WHERE IS DUCK CREEK?
Duck Creek is in Kane County, Utah. It is on UT-14, about 30 miles up the canyon from Cedar City. Duck Creek itself stretches half a mile along this road, but the activities, sights-to-see, and nearby attractions are found in every direction for miles.
You can get to Duck Creek many ways. The best way to get to Duck Creek is:
From St. George: Drive north on I-15 to Cedar City, get off on Exit 59 and head east to Main Street, turn right on Main Street and left on Center Street, take UT-14 up the canyon for 29 miles (1 hr 30 min from St. George)
From Salt Lake City: Drive south on I-15 to Cedar City, get off on Exit 59 and head east to Main Street, turn right on Main Street and left on Center Street, take UT-14 up the canyon for 29 miles (4 hrs 14 min from Salt Lake City)
OR Drive south on I-15 to Parowan, get off on exit 78 and drive south until Center Street, turn left onto Center Street and continue onto UT-143, drive for 16 miles to UT-148, drive for 7.6 miles and turn left onto UT-14. Continue 12 miles to Duck Creek (4 hrs 11 min from Salt Lake City)
From Richfield: Drive south on US-89 until the UT-14 turnoff, turn right onto UT-14 and drive for 16 miles to Duck Creek (2 hrs from Richfield)
From Kanab: Drive north on US-89 until the UT-14 turnoff, turn left onto UT-14 and drive for 16 miles to Duck Creek (1 hr from Kanab)
HISTORY OF DUCK CREEK
While Duck Creek Village itself wasn’t established until the 1930s, there is plenty of evidence showing that the area surrounding Duck Creek has been used by humans for about 7,000 years. Small family groups used to camp around this area while hunting and collecting food. When groups began growing corn and other crops 2,000 years ago, they built permanent villages (“pueblos”) in this area.
Between A.D. 900-1200, there were two groups present in this area: the Virgin Branch of the Anasazi and the Parowan Fremont. By A.D. 1100, the Southern Paiute became the dominant group in the region, and it stayed that way until the mid-19th century when Euro-Americans began establishing settlements in Zion Canyon.
Duck Creek Village began as a gathering place for local sheepherders. In the 1930s, the Civilian Conservation Corps helped develop Duck Creek with its Duck Creek Recreation Camp. This camp was used until the CCC was disbanded in the early 1940s. The only building still standing from this era is now the Duck Creek Forest Service Visitor Center.
Soon after the CCC left the area, the film and television industry moved in. Due to Duck Creek’s astonishing scenery and natural beauty, the area became a popular location for movie filming.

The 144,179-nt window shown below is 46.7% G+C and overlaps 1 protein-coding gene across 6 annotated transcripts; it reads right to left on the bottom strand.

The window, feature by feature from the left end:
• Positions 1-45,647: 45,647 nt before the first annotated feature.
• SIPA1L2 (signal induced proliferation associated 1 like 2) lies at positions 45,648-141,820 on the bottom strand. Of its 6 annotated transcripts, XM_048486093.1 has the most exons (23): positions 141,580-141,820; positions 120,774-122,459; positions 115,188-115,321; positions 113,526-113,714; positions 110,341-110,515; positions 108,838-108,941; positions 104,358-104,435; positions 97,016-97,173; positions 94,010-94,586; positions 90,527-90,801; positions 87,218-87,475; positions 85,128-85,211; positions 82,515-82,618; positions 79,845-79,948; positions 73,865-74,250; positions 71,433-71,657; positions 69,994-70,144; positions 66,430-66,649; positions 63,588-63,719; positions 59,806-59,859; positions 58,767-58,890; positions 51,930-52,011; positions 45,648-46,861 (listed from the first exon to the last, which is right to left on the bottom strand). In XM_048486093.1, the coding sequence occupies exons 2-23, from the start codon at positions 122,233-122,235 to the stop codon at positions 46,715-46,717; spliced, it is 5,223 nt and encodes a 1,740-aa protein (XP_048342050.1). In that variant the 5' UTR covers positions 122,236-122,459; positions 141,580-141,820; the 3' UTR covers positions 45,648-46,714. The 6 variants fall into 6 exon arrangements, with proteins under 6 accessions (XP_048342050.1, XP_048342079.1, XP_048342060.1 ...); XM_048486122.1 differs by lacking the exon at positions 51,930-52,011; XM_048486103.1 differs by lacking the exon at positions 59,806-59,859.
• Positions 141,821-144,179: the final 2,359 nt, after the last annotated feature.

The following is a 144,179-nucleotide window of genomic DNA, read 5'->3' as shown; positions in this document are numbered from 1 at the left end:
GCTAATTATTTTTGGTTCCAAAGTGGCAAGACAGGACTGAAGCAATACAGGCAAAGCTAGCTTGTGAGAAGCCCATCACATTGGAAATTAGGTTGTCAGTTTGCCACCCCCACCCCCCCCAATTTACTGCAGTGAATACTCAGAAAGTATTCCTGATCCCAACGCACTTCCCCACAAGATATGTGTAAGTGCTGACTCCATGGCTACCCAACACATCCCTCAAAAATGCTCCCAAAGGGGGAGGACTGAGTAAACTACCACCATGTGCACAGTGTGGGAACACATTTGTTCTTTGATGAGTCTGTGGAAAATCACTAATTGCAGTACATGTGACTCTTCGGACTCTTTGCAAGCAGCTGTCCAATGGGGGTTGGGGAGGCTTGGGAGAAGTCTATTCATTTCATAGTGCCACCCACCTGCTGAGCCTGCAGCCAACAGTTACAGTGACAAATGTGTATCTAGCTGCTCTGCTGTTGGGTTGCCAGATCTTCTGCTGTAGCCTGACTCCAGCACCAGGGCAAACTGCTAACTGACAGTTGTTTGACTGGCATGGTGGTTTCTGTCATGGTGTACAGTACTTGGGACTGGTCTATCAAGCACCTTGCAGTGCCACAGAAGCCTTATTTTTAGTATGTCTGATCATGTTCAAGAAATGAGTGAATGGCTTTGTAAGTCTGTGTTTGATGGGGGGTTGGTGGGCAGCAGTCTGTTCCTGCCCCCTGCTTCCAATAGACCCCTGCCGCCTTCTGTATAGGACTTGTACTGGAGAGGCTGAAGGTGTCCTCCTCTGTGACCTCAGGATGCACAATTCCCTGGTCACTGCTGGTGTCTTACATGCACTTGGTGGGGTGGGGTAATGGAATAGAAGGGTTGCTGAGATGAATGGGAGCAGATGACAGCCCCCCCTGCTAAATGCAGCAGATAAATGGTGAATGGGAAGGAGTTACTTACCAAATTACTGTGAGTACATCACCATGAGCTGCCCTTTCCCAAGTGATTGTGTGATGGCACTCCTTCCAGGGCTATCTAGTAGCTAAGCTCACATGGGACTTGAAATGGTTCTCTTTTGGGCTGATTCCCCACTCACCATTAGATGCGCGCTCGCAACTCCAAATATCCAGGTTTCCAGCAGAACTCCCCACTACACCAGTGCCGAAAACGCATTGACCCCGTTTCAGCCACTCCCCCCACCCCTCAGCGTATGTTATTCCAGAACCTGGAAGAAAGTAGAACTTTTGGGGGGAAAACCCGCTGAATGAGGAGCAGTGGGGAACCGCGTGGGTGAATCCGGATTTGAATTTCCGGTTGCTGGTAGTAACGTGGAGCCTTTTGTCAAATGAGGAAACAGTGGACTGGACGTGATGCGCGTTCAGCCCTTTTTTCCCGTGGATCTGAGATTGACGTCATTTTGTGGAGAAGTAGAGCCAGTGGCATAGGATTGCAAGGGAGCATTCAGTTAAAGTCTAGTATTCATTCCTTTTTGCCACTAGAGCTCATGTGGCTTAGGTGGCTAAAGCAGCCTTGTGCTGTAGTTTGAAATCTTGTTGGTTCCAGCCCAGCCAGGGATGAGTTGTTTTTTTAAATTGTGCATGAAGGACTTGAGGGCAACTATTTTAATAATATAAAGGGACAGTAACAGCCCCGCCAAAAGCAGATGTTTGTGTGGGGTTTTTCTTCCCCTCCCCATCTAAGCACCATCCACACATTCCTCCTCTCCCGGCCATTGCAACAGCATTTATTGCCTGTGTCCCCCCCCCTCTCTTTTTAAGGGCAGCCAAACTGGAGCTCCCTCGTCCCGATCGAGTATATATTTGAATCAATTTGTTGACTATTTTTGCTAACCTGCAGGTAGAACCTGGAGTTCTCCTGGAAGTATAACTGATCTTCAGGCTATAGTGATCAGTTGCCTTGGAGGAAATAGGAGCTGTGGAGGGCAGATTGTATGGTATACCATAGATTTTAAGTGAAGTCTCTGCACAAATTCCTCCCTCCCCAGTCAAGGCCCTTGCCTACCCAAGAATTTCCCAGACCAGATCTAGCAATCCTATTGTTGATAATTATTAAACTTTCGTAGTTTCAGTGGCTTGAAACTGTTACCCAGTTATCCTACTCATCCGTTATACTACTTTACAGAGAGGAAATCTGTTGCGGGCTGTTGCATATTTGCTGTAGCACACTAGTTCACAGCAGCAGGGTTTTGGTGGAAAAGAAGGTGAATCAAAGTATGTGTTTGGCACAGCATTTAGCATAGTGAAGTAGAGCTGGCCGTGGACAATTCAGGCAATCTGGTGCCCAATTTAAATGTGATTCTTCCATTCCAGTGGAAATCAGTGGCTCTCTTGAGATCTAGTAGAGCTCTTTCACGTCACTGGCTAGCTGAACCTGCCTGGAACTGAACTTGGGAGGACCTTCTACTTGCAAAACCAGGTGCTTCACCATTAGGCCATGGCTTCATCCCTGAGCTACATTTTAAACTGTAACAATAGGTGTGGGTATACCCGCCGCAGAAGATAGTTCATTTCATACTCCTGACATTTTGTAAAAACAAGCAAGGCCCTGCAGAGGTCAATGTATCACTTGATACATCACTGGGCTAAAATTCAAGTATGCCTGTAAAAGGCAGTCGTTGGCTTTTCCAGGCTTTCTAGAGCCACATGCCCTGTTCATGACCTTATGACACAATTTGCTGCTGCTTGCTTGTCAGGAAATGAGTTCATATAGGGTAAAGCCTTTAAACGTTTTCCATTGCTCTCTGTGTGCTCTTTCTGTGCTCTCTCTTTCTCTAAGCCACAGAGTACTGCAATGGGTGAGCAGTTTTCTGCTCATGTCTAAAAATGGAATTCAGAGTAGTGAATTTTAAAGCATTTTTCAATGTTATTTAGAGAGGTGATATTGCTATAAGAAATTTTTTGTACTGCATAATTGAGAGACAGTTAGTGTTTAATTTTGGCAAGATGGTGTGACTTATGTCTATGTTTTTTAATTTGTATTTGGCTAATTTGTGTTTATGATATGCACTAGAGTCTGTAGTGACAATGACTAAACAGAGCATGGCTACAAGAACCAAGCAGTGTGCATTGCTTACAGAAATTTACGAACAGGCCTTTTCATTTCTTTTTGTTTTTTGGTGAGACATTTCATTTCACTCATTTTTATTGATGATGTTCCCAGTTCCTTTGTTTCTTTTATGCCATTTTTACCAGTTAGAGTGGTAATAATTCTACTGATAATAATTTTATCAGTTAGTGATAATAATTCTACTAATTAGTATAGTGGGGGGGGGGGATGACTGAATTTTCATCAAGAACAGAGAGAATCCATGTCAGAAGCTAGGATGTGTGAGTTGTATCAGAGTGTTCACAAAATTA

Some of the best-known movies filmed in Duck Creek include “Drums Along the Mohawk” (1939), “National Velvet” (1944), “My Friend Flicka” (1943), “Thunderhead, Son of Flicka” (1945), “The Green Grass of Wyoming” (1948), and “Smoky” (1950). Duck Creek was also featured on the television shows “How the West Was Won” and “Daniel Boone.”
Duck Creek soon became known as “Movie Ranch,” a name residents proudly still display today on street signs and buildings.
Since its movie days, Duck Creek has continued to grow. Duck Creek is a popular place for second home-owners looking for a nice, relaxing place in the mountains. Only 5-10 percent of homeowners live there full time, but Duck Creek attracts thousands of visitors every year looking for activities such as hiking, boating, fishing, camping, hunting, and ATV riding.
WHAT TO DO IN AND AROUND DUCK CREEK
There are lots of things to do in and around Duck Creek. Here are some of the most popular activities:
There are several places to camp near Duck Creek, and this is a popular summer activity. Some of the most popular campgrounds include Navajo Lake Campground, Duck Creek Campground, Spruces Campground, and Te-Ah Campground. Here is some more information about each one:
Navajo Lake Campground – located at an elevation of 9,200 feet, Navajo Lake is a popular place for fishing, boating, swimming, and camping. Navajo Lake Campground offers campgrounds for a tent or trailer, as well as a Navajo Lake Lodge where you can find comfortable beds, showers, and other amenities.
Duck Creek Campground – Duck Creek Campground is next to Duck Lake, which has excellent fishing. The campground is well maintained, includes flush and vault toilets, and attracts many visitors each season. The campground is open from the end of May through September.
Spruces Campground – Spruces Campground is located next to Navajo Lake and 7 miles from Duck Creek Pond, both of which offer excellent fishing. The campground has flush toilets and drinking water, as well as waterfront sites. Spruces Campground is open from the end of May through September.
Te-Ah Campground – Te-Ah Campground is next to Navajo Lake and is located in a beautiful aspen forest. The campground has flush and vault toilets, as well as drinking spring water. The campground is open from the end of May through September. Nearby attractions include Cascade Falls, Ice Cave, Mammoth Cave, and the Virgin River Rim Trail.
There are many other campgrounds around Duck Creek as well. To learn about more camping options, visit the Duck Creek Visitors Center.
Navajo Lake is a great place to fish. This lake is stocked every year with rainbow and brook trout and is also full of splake. Whether you’re fishing alone or with family or friends, Navajo Lake offers beautiful scenery, plenty of water, and lots of fish. Boating is a popular sport on Navajo Lake, so you may not have the peaceful time while fishing that you would have at some of the other nearby lakes, but there are still plenty of undisturbed areas for a dedicated fisherman.
If you visit Duck Creek in the wintertime, Navajo Lake also offers ice fishing. Keep in mind that you will likely need a snowmobile if you choose to ice fish Navajo Lake.
Another great place to fish and relax is Duck Lake. This small lake is stocked yearly with rainbow trout and also has a decent amount of tiger trout. Perfect for kids and adults, Duck Lake is sure to be a fun activity for the family.
Aspen Mirror Lake is another fishing option. Aspen Mirror Lake is close to Duck Creek Village and has brook and rainbow trout.
Castle Creek Reservoir is a small, but fun little lake located a bit further from Duck Creek Village than the other options. Castle Creek Reservoir typically has fewer visitors than the other lakes because of its distance from Duck Creek, so you may be able to relax a bit more at Castle Creek.
Panguitch Lake is located further away from Duck Creek than the other options, but it’s the biggest lake in the area and offers lots of fishing. If you want to drive the extra 20 miles, Panguitch Lake is a great place to fish and relax.